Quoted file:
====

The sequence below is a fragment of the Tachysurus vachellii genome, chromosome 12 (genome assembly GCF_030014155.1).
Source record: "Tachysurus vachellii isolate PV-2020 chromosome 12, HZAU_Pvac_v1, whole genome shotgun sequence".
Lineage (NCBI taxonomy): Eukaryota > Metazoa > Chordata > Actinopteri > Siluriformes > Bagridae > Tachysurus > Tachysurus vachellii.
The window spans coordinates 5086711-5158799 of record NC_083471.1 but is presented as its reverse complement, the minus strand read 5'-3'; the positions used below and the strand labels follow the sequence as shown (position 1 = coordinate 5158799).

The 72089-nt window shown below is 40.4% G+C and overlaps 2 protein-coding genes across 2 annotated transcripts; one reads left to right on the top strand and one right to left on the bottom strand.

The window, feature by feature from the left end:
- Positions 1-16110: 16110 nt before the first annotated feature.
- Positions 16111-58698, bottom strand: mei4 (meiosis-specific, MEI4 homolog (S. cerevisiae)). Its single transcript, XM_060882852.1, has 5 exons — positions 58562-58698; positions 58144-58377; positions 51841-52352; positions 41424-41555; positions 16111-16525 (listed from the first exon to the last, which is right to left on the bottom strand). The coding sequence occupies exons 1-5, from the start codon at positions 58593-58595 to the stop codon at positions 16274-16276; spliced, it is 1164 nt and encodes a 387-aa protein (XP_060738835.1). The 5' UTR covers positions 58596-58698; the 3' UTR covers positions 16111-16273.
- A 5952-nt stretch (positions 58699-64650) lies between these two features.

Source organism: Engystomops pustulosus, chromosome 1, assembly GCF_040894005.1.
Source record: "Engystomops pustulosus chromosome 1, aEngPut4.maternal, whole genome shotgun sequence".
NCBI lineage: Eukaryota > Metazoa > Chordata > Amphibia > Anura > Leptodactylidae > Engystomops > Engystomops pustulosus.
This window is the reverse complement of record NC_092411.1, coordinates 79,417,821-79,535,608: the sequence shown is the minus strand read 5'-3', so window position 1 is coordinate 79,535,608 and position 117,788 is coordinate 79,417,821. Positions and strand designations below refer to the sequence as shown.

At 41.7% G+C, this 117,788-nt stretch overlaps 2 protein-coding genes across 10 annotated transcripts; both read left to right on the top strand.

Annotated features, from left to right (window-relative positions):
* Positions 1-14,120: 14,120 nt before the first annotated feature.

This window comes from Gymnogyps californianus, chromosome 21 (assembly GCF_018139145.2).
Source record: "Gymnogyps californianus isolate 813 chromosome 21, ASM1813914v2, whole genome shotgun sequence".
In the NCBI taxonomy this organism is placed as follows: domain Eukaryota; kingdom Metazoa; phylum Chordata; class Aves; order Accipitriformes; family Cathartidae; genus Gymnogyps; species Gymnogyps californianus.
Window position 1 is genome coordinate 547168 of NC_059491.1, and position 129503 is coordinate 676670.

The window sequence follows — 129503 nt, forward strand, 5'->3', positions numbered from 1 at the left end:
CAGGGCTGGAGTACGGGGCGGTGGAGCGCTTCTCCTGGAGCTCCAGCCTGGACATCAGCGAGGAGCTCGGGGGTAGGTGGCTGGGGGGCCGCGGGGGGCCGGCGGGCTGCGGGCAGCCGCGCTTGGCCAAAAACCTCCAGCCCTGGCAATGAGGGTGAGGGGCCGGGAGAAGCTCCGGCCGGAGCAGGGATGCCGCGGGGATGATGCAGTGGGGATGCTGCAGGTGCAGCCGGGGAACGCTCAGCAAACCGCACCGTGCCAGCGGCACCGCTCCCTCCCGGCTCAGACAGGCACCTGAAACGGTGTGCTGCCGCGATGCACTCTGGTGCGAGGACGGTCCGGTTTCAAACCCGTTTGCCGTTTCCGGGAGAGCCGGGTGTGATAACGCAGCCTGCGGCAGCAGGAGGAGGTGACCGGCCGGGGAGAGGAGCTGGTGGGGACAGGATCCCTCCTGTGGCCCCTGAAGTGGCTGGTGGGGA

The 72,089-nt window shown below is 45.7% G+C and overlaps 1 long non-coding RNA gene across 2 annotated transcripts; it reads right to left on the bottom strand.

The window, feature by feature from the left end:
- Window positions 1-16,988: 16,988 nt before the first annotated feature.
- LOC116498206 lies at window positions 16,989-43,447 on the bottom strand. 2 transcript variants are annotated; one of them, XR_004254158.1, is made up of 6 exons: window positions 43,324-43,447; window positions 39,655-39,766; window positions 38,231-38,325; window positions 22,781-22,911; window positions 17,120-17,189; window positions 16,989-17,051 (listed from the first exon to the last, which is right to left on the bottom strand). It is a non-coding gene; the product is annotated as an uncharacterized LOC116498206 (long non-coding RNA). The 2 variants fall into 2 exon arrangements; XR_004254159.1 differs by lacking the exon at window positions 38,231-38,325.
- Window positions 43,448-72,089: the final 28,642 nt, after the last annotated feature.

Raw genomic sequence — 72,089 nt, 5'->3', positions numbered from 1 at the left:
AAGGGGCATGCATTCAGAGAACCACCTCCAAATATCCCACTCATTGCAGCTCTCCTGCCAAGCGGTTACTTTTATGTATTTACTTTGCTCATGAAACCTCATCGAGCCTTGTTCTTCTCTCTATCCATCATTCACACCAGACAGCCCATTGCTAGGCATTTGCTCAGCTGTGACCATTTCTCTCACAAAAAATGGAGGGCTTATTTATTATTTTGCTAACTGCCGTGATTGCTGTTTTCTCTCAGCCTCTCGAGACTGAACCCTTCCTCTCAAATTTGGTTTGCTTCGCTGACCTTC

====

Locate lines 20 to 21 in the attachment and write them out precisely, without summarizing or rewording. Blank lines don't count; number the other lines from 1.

Window position 1 is genome coordinate 547168 of NC_059491.1, and position 129503 is coordinate 676670.

The window sequence follows — 129503 nt, forward strand, 5'->3', positions numbered from 1 at the left end: